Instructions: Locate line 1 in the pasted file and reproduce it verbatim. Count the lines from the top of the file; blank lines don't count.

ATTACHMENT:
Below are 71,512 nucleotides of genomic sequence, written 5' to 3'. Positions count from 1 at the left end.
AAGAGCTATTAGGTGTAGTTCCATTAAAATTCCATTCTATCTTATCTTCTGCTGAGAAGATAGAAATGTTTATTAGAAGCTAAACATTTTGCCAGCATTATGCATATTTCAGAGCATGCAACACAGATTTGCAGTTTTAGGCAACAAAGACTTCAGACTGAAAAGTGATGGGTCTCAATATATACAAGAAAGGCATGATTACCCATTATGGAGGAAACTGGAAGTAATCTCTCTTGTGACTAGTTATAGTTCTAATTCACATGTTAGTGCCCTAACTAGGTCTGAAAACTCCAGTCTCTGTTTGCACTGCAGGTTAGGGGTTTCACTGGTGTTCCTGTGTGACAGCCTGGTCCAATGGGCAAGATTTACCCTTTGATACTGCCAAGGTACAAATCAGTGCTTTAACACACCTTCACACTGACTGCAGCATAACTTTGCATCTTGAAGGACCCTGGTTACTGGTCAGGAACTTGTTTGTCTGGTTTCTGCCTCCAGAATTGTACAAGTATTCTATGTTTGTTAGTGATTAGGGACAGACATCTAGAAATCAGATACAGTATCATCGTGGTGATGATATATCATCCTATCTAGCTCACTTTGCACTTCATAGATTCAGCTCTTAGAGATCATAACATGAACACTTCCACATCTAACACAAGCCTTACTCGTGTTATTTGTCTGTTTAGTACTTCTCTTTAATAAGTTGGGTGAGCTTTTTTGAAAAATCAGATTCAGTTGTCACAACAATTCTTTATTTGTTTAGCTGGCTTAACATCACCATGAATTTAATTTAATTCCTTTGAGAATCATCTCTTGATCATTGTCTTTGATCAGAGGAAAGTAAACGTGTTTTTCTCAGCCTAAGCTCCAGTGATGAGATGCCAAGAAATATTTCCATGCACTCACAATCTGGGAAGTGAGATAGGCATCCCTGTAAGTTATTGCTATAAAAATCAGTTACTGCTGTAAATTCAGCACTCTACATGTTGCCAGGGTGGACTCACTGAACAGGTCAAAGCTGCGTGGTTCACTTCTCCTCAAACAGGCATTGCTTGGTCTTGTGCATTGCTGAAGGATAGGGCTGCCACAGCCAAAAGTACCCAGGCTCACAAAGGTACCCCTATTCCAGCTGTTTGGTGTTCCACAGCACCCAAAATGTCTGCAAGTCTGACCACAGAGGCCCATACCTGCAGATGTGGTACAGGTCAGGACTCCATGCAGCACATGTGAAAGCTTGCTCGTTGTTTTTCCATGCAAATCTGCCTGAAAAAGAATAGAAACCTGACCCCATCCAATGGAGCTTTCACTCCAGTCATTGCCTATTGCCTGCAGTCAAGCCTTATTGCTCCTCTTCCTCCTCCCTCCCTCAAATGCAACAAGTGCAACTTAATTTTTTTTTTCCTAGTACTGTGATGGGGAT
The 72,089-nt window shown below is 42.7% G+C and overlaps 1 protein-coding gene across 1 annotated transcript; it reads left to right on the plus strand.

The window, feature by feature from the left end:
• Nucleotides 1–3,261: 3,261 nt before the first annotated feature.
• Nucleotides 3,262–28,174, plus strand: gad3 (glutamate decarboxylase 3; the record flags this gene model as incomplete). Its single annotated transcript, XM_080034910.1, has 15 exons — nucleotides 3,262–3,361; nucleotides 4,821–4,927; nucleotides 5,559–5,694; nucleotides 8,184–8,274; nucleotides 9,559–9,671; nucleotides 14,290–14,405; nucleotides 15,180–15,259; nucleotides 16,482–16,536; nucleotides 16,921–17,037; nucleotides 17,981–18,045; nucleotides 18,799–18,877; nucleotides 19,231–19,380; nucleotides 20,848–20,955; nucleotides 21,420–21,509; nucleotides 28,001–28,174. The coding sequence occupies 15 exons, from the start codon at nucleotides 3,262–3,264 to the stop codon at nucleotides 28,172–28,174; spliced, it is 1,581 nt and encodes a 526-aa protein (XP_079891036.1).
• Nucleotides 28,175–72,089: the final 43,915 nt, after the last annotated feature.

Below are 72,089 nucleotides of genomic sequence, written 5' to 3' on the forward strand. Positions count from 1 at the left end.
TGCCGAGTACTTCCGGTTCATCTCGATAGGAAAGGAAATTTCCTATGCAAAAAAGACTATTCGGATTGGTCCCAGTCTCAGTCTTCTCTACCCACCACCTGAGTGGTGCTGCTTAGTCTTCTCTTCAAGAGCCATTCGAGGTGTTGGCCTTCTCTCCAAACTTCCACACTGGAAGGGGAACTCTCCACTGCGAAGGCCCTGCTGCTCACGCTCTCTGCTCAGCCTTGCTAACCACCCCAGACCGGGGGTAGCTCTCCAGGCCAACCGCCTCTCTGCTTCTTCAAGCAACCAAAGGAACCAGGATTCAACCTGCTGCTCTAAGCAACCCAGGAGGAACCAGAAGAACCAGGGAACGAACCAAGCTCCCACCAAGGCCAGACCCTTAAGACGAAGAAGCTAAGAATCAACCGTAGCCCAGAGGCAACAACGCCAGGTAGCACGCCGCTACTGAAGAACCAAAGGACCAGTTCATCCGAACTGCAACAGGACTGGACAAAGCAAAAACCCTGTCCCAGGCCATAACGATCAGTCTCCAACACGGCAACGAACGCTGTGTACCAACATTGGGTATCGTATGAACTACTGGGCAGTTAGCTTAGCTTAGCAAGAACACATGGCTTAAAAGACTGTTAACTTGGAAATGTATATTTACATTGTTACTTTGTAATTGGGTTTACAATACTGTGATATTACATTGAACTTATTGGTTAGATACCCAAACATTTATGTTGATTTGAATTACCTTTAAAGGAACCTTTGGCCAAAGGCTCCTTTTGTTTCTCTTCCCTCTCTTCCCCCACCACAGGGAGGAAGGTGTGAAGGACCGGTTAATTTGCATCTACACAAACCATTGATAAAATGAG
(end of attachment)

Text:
Below are 71,512 nucleotides of genomic sequence, written 5' to 3'. Positions count from 1 at the left end.